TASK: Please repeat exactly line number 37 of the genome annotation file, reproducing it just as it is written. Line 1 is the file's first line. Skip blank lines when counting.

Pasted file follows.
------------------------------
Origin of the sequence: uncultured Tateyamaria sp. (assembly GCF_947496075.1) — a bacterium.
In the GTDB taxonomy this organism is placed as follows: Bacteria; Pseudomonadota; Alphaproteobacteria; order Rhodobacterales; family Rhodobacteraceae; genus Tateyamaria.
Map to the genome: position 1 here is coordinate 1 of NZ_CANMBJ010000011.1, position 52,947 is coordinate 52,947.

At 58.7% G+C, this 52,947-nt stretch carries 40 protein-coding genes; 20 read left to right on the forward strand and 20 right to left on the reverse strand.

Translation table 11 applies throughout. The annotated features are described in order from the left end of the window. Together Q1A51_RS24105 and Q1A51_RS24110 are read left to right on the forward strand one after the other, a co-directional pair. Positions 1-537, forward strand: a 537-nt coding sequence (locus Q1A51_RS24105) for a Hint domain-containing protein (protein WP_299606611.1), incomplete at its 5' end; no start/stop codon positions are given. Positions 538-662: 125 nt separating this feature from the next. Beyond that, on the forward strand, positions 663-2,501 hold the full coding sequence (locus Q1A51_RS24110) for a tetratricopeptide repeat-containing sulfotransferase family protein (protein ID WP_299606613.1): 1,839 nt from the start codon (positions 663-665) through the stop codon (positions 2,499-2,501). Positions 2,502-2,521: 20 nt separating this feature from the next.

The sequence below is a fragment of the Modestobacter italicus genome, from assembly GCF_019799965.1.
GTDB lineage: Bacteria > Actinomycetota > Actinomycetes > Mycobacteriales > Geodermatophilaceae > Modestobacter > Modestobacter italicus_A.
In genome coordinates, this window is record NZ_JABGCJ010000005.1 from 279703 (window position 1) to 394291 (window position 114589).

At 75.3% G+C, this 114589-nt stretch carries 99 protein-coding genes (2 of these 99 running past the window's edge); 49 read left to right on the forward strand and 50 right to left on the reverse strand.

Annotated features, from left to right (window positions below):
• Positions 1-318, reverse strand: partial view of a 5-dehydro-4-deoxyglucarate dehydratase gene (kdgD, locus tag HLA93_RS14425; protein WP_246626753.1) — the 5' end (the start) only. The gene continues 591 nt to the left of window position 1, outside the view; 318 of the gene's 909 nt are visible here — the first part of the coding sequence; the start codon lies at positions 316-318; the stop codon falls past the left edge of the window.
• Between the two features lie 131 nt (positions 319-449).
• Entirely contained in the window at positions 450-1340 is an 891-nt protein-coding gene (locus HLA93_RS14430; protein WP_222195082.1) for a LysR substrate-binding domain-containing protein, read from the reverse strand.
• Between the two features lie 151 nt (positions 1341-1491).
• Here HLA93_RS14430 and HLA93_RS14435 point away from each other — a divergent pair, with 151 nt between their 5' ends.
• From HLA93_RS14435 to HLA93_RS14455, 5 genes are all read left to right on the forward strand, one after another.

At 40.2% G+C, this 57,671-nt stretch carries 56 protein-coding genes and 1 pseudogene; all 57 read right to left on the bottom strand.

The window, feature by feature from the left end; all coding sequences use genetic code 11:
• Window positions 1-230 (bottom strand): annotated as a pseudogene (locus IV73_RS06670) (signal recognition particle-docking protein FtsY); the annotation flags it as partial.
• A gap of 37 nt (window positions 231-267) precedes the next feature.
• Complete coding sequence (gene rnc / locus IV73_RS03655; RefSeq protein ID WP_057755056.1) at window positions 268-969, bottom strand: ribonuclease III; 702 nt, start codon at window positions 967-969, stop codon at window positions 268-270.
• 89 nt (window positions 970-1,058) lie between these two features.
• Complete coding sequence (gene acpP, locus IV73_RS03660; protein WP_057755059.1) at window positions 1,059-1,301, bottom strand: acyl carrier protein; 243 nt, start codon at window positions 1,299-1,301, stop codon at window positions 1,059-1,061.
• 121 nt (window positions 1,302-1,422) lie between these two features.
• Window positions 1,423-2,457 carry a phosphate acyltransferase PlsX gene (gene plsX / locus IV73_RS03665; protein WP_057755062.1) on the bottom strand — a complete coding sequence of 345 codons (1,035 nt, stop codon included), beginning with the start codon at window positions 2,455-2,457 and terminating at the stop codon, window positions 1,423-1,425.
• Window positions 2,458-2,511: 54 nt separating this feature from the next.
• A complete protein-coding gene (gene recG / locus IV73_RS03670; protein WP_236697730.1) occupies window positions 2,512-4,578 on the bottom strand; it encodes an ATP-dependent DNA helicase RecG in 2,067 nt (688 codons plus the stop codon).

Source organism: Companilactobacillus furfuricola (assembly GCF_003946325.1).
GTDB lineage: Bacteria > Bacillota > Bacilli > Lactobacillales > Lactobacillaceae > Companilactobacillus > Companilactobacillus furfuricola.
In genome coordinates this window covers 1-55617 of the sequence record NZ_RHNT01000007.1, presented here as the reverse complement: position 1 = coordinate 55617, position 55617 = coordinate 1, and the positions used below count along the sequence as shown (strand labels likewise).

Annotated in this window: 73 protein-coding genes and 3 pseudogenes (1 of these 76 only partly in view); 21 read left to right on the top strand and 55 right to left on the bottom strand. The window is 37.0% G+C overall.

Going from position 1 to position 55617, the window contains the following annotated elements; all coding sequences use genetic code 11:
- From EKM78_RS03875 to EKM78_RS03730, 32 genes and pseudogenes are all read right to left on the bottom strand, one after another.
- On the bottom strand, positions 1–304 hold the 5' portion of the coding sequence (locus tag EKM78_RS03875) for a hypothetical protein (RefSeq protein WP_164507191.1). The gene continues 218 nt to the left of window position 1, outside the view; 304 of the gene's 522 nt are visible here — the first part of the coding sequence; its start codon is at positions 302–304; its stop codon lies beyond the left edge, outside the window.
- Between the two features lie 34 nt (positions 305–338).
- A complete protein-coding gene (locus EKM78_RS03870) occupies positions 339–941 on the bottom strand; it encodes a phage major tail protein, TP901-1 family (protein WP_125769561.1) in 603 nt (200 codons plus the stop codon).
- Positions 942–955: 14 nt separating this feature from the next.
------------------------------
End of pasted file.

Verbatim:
- Positions 942–955: 14 nt separating this feature from the next.